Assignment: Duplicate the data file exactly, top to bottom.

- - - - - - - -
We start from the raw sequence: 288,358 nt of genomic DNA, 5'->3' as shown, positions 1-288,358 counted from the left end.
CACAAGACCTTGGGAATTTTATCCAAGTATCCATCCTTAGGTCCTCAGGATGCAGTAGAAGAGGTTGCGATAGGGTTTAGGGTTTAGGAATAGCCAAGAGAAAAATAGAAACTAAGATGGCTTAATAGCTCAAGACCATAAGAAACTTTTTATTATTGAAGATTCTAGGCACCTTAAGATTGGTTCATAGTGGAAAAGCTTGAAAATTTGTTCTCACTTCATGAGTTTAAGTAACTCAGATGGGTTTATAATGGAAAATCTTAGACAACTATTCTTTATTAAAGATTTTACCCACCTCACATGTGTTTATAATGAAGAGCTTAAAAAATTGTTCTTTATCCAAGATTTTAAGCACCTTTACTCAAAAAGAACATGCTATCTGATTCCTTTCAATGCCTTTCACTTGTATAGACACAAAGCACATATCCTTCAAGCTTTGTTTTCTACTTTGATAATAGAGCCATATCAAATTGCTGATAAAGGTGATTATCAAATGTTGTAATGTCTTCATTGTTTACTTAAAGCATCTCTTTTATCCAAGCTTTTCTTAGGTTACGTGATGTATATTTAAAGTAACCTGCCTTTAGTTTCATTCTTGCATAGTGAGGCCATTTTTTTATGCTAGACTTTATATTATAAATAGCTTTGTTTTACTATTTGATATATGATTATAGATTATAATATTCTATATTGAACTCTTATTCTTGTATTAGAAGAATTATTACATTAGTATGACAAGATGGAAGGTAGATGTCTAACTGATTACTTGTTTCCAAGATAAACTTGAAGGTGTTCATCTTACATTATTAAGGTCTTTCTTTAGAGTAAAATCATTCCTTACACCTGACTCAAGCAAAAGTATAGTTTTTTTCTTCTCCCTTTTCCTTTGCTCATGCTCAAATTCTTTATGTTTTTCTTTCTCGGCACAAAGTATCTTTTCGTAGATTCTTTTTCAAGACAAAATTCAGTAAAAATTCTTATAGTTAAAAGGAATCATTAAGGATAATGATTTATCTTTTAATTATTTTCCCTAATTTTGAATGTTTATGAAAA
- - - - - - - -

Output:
We start from the raw sequence: 288,358 nt of genomic DNA, 5'->3' as shown, positions 1-288,358 counted from the left end.
CACAAGACCTTGGGAATTTTATCCAAGTATCCATCCTTAGGTCCTCAGGATGCAGTAGAAGAGGTTGCGATAGGGTTTAGGGTTTAGGAATAGCCAAGAGAAAAATAGAAACTAAGATGGCTTAATAGCTCAAGACCATAAGAAACTTTTTATTATTGAAGATTCTAGGCACCTTAAGATTGGTTCATAGTGGAAAAGCTTGAAAATTTGTTCTCACTTCATGAGTTTAAGTAACTCAGATGGGTTTATAATGGAAAATCTTAGACAACTATTCTTTATTAAAGATTTTACCCACCTCACATGTGTTTATAATGAAGAGCTTAAAAAATTGTTCTTTATCCAAGATTTTAAGCACCTTTACTCAAAAAGAACATGCTATCTGATTCCTTTCAATGCCTTTCACTTGTATAGACACAAAGCACATATCCTTCAAGCTTTGTTTTCTACTTTGATAATAGAGCCATATCAAATTGCTGATAAAGGTGATTATCAAATGTTGTAATGTCTTCATTGTTTACTTAAAGCATCTCTTTTATCCAAGCTTTTCTTAGGTTACGTGATGTATATTTAAAGTAACCTGCCTTTAGTTTCATTCTTGCATAGTGAGGCCATTTTTTTATGCTAGACTTTATATTATAAATAGCTTTGTTTTACTATTTGATATATGATTATAGATTATAATATTCTATATTGAACTCTTATTCTTGTATTAGAAGAATTATTACATTAGTATGACAAGATGGAAGGTAGATGTCTAACTGATTACTTGTTTCCAAGATAAACTTGAAGGTGTTCATCTTACATTATTAAGGTCTTTCTTTAGAGTAAAATCATTCCTTACACCTGACTCAAGCAAAAGTATAGTTTTTTTCTTCTCCCTTTTCCTTTGCTCATGCTCAAATTCTTTATGTTTTTCTTTCTCGGCACAAAGTATCTTTTCGTAGATTCTTTTTCAAGACAAAATTCAGTAAAAATTCTTATAGTTAAAAGGAATCATTAAGGATAATGATTTATCTTTTAATTATTTTCCCTAATTTTGAATGTTTATGAAAA